18 February 2015 at 9:00 am

NZ publishers optimistic about Korean market

Four New Zealand education publishers were in Seoul and Hong Kong in early February to talk about exporting their learning resources with Korean and Hong Kong publishers.

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Above: New Zealand educational publishers display their resources at a reception held at the New Zealand Embassy in Seoul. Left to right - Kathleen Ferrier of Lanky Hippo Publishing, Joy Allcock from MJA Publishing, Project Manager David Glover, Mark Sayes from ESA Publications, and Bob Andersen from Wendy Pye Publishing.

Korea is the world’s tenth largest publishing market, valued at an estimated NZ$5.4 billion. Children’s books enjoy the largest market share at 16 percent – if multi-volume sets were included the children’s book would account for 30 percent of the total market.

“We’ve had 17 one-on-one, high-quality meetings over the two days of our visit thanks to Education New Zealand having done a lot of preliminary scoping in advance. The reception at the New Zealand Embassy in Seoul was a further opportunity to build networks, and was well attended,” said David Glover, Publishers Association of New Zealand’s project manager responsible for the trade mission to Korea.

“The Korean education publishing market is both sophisticated and highly competitive. Publishers have good knowledge of what other major countries such as the US and UK have to offer. So it was very encouraging that so many local publishers took the time to meet visiting New Zealand publishers.”

Joy Allcock of MJA Publishing found that travelling in a group with support of ENZ was helpful in opening the right doors.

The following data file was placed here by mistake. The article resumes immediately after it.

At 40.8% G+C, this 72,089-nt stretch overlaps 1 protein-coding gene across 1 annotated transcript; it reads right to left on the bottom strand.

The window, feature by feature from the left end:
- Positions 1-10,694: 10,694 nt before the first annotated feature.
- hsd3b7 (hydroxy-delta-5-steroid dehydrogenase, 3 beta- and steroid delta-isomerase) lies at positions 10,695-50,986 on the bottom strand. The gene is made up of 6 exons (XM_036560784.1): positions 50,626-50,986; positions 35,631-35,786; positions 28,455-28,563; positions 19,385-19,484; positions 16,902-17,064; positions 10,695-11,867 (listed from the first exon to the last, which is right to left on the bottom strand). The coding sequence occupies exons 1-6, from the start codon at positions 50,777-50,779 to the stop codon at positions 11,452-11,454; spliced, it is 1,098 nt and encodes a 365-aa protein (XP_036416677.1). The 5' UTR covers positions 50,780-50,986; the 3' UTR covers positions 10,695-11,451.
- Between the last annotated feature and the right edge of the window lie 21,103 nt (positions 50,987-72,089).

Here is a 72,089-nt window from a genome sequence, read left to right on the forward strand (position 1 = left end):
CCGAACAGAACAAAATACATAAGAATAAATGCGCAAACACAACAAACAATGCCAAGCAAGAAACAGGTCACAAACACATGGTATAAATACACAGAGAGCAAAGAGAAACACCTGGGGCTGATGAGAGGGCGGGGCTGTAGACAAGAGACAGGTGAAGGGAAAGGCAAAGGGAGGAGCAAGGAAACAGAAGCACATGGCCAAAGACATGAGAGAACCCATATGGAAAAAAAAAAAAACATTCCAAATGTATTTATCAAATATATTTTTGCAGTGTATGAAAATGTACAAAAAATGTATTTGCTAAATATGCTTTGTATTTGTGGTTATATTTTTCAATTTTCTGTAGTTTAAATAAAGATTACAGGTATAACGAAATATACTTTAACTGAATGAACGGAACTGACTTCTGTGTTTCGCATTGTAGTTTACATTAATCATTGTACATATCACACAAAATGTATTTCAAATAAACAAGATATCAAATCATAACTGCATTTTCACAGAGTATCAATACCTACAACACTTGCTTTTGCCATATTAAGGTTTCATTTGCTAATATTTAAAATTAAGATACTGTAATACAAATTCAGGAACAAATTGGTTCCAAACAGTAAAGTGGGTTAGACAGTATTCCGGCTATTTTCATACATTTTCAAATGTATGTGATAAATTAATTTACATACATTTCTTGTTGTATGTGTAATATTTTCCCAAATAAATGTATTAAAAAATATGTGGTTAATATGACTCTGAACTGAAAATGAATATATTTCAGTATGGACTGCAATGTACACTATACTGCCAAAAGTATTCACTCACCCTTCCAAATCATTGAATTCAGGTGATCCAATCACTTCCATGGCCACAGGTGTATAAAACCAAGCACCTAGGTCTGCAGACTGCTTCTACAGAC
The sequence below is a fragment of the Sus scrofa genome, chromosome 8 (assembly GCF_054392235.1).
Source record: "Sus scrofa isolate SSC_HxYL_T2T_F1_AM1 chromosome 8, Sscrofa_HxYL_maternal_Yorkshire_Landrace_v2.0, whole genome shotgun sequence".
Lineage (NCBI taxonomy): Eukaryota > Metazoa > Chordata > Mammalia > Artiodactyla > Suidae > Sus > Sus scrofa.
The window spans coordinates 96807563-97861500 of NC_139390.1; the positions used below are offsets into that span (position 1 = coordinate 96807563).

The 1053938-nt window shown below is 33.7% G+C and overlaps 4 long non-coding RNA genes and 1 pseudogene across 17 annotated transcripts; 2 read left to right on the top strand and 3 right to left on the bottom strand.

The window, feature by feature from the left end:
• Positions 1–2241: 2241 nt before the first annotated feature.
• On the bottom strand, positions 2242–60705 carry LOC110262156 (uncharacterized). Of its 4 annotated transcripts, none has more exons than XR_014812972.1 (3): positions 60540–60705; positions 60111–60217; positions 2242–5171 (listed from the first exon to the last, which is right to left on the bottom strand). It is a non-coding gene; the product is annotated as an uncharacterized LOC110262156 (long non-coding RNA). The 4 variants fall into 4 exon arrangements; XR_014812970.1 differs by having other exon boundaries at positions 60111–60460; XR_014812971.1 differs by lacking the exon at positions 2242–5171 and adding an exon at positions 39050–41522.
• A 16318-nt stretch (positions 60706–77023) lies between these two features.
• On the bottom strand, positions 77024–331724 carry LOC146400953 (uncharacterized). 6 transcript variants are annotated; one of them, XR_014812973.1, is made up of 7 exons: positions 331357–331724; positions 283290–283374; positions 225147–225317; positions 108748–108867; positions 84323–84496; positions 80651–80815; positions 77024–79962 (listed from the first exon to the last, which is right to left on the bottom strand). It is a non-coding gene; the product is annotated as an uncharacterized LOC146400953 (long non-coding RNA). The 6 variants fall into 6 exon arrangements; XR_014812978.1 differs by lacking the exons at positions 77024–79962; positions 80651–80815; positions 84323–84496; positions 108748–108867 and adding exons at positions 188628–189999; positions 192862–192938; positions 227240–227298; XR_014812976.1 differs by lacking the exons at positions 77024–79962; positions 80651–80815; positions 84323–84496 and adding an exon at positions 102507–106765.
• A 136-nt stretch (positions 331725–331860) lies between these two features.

"In Seoul, David Glover and Onnuri Lee [ENZ Market Development Manager]did an incredible job – the visit was well-organised and researched. The people I met were preselected and were already interested in the product. They were ready to provide helpful feedback," said Joy. 

In Hong Kong, Joy was invited to present to 200 early childhood teachers by the Bureau of Education, an opportunity that would not have been offered if she had been visiting as a single company.   

David noted that selling our learning material to Asia is challenging.

“It is clear that NZ publishers will have to adapt their materials quite extensively to local market conditions if they wish to succeed here. But initial feedback from the visiting publishers is very positive and there are a number of good leads to follow up and hopefully turn into long term contracts,” said Glover.

The four educational publishers, ESA Publications, Lanky Hippo Publishing, MJA Publishing, and Wendy Pye Publishing visited Korea and were joined in Hong Kong by academic publisher NZCER before all travelling to the Taipei International Book Exhibition 11 – 16 February 2015.  

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